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New Media Curator Tom Woolley looks back on the landmark online moments of 2011, from the Egyptian revolution to Nyan Cat.

Well, they say a year in the Internet business is like a dog year—equivalent to seven years in a regular person’s life. In other words, it’s evolving fast and faster.

Vint Cerf, ‘father of the internet’ and Chief Internet Evangelist at Google

I think Vint Cerf’s observation about the rapid development of internet technology can also be applied to our everyday lives on the net.

Personally, I feel that the stream of updates through social networks and constant connectivity has had a strange affect on my time. Days feel like they pass more quickly than ever but thinking back to this time 12 months ago, seems, to borrow Cerf’s comparison, like a dog year. Perhaps it’s due to the fact that I’m rarely ever bored—those moments of being at a loose end when waiting for a bus have evaporated thanks to my iPhone. Or that I feel more connected to breaking news and analysis than ever—I’m consuming so much information that maybe my brain is being tricked into thinking time is expanding.

2011 has certainly been a monumental year online and January 2011 feels like a long time ago. This was the start of the Arab Spring and the real power of social media was demonstrated by helping to unite civilians to rise up against their tyrannical governments.

It could be argued that civil revolutions would have happened anyway without the use of Twitter and Facebook but never before have groups been able to organise themselves so efficiently and attract the attention of the world. The Egyptian authorities’ nervousness came to a head on January 27th when the government made the unprecedented move of cutting the nation’s internet.

Credit: Khaled Desouki / AFP / Getty Images

#egypt was revealed as the number one trending hashtag on Twitter and #jan25—the date the civil revolution started in Egypt—also appeared as the eighth most popular hashtag on Twitter’s Year in Review.

In contrast, social media was held responsible for its role in August’s London riots. A 7000-strong Facebook group mourning the death of Tottenham resident Mark Duggan quickly started to mention vows of revenge against the Metropolitan police, and the Blackberry Instant Messenger service proved a useful tool for the rioters to coordinate themselves without being traced.

British internet censorship was also considered by the government as a way to prevent future acts of violence and looting spreading. Conversely, the post-riot public cleanup was coordinated through the website

Another example of online people power was the high profile exploits of hacking collectives Anonymous and Lulzsec. Seemingly unstoppable and untraceable, Anonymous were successful in hacking Sony Playstation and the emails of Bank of America, while Lulzsec launched an attack on News International.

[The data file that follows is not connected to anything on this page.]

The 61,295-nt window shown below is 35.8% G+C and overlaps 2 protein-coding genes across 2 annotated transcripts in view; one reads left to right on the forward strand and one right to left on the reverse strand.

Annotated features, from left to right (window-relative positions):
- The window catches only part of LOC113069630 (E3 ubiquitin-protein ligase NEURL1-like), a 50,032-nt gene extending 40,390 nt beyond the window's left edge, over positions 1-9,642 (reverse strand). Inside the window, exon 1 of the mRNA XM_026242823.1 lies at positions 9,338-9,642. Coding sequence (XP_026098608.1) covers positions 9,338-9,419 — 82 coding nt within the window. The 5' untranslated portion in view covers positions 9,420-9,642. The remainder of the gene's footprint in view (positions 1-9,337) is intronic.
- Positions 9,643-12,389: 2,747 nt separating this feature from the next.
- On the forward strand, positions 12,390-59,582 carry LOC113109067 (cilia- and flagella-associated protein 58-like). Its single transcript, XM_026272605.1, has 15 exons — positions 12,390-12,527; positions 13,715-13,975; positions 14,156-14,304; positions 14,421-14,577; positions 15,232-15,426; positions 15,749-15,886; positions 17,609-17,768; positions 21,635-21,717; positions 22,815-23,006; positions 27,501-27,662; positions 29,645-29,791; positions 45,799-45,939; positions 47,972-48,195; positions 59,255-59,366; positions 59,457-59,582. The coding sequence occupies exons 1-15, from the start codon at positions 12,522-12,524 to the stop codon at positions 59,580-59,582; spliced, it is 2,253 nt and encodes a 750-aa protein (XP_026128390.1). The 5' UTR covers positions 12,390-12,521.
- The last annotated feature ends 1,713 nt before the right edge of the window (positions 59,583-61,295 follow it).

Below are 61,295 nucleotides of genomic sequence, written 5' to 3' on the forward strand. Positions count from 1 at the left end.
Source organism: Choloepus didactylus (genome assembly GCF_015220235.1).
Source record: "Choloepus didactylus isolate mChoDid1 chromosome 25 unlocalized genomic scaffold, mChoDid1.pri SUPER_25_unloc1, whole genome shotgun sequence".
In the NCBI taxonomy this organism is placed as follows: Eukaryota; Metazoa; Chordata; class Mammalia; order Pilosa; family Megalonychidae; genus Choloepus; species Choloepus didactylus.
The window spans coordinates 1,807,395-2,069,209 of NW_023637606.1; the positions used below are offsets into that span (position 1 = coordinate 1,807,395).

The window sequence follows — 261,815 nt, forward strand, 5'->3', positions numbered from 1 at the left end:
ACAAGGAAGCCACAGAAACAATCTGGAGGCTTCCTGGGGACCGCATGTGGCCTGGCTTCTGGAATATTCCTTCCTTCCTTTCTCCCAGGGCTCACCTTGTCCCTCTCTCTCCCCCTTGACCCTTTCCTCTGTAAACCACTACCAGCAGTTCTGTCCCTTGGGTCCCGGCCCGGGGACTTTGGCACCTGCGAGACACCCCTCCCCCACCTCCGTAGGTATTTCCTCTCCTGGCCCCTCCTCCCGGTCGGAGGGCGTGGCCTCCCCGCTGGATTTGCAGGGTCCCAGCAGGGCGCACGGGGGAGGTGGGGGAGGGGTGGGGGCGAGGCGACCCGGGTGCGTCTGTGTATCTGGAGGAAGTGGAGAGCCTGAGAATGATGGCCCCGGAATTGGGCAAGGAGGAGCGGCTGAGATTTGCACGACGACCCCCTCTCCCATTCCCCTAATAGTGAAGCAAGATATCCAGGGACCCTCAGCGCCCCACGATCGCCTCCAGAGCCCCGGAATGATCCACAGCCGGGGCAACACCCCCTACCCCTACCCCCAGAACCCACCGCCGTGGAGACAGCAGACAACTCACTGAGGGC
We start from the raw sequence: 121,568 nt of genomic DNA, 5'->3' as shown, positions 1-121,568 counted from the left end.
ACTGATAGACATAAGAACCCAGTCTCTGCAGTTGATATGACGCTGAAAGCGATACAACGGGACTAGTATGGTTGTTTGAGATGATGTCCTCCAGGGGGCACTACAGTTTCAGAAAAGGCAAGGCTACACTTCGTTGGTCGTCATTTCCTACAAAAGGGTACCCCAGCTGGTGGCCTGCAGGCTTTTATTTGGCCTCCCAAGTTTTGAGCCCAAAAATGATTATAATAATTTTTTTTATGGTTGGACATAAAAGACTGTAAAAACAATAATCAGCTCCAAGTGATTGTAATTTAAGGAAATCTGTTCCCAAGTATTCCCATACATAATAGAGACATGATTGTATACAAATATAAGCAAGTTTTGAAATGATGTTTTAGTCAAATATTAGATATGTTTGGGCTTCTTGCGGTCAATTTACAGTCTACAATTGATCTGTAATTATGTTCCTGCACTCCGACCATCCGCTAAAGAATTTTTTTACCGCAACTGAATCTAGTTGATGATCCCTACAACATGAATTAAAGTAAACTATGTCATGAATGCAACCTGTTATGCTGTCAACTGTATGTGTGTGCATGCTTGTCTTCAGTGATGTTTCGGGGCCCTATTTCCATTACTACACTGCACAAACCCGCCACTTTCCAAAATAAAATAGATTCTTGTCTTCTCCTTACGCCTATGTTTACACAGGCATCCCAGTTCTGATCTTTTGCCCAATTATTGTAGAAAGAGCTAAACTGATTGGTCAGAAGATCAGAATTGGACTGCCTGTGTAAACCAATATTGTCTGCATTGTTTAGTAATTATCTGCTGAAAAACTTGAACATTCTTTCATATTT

More anonymous behaviour on Twitter saw the release of the celebs behind the super injunctions and British Twitter users flocked to the site to read the gossip first.

Credit: Google Street View

The tragic Japanese earthquake and tsunami caused the #japan hashtag to be the fifth most used term of the year and Google’s Street View cameras revisited the country’s roads to reveal haunting images of the devastation.

Lieutenant John Pike became an internet target after a video of him casually spraying a group of protesting students at University of California Davis went viral. Hollywood actor Charlie Sheen also became a viral sensation after his appearance on Good Morning America and gave birth to new internet lingo such as ‘tigerblood’ and ‘winning’.

Lieutenant John Pike became an internet meme in 2011

Rebecca Black became one of the net’s fastest rising stars with the release of her Friday music video in February, but one of the most truly shocking and uncomfortable watches for me was this video of a racist tirade on a London tram.

Other moments include the online public outpouring of grief for the death of Apple co-founder Steve Jobs and watching celebrities and footballers duke it out on Twitter.

And of course, I couldn’t let 2011 pass without mentioning Nyan Cat—57 million views and counting!

These moments are really just scratching the surface of what happened online in 2011. What other memorable moments have I missed?

Many of these stories will find their way into our new Life Online gallery—a permanent exhibition at the museum that will track the evolution and impact of the internet. The gallery has been designed so it can be updated easily and capture new landmark moments. I wonder what moments will define the coming year? Life Online is set to launch on 30 March 2012.

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